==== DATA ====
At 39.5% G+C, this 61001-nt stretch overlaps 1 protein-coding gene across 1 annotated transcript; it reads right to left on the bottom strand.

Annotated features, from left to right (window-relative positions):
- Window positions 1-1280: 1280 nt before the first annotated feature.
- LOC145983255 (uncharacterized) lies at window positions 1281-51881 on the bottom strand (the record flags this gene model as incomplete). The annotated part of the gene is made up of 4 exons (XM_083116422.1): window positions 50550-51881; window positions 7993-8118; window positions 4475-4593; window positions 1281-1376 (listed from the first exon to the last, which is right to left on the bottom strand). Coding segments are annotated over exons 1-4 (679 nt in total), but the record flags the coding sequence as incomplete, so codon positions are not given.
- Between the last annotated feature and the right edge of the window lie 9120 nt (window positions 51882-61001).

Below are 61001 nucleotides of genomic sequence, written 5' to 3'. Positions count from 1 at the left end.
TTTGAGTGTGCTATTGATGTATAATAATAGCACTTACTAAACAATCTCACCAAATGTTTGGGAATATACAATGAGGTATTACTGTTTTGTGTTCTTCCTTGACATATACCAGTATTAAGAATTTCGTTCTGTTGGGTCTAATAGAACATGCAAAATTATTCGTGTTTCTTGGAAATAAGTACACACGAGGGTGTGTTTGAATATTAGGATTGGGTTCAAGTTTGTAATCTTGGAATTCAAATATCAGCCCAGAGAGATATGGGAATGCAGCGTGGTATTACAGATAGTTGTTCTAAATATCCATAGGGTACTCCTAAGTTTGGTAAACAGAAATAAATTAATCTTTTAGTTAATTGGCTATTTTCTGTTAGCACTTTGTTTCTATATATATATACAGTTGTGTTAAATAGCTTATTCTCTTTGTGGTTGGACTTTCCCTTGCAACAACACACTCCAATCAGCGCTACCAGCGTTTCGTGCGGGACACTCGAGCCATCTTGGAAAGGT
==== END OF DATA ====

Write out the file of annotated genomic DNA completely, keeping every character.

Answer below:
At 39.5% G+C, this 61001-nt stretch overlaps 1 protein-coding gene across 1 annotated transcript; it reads right to left on the bottom strand.

Annotated features, from left to right (window-relative positions):
- Window positions 1-1280: 1280 nt before the first annotated feature.
- LOC145983255 (uncharacterized) lies at window positions 1281-51881 on the bottom strand (the record flags this gene model as incomplete). The annotated part of the gene is made up of 4 exons (XM_083116422.1): window positions 50550-51881; window positions 7993-8118; window positions 4475-4593; window positions 1281-1376 (listed from the first exon to the last, which is right to left on the bottom strand). Coding segments are annotated over exons 1-4 (679 nt in total), but the record flags the coding sequence as incomplete, so codon positions are not given.
- Between the last annotated feature and the right edge of the window lie 9120 nt (window positions 51882-61001).

Below are 61001 nucleotides of genomic sequence, written 5' to 3'. Positions count from 1 at the left end.
TTTGAGTGTGCTATTGATGTATAATAATAGCACTTACTAAACAATCTCACCAAATGTTTGGGAATATACAATGAGGTATTACTGTTTTGTGTTCTTCCTTGACATATACCAGTATTAAGAATTTCGTTCTGTTGGGTCTAATAGAACATGCAAAATTATTCGTGTTTCTTGGAAATAAGTACACACGAGGGTGTGTTTGAATATTAGGATTGGGTTCAAGTTTGTAATCTTGGAATTCAAATATCAGCCCAGAGAGATATGGGAATGCAGCGTGGTATTACAGATAGTTGTTCTAAATATCCATAGGGTACTCCTAAGTTTGGTAAACAGAAATAAATTAATCTTTTAGTTAATTGGCTATTTTCTGTTAGCACTTTGTTTCTATATATATATACAGTTGTGTTAAATAGCTTATTCTCTTTGTGGTTGGACTTTCCCTTGCAACAACACACTCCAATCAGCGCTACCAGCGTTTCGTGCGGGACACTCGAGCCATCTTGGAAAGGT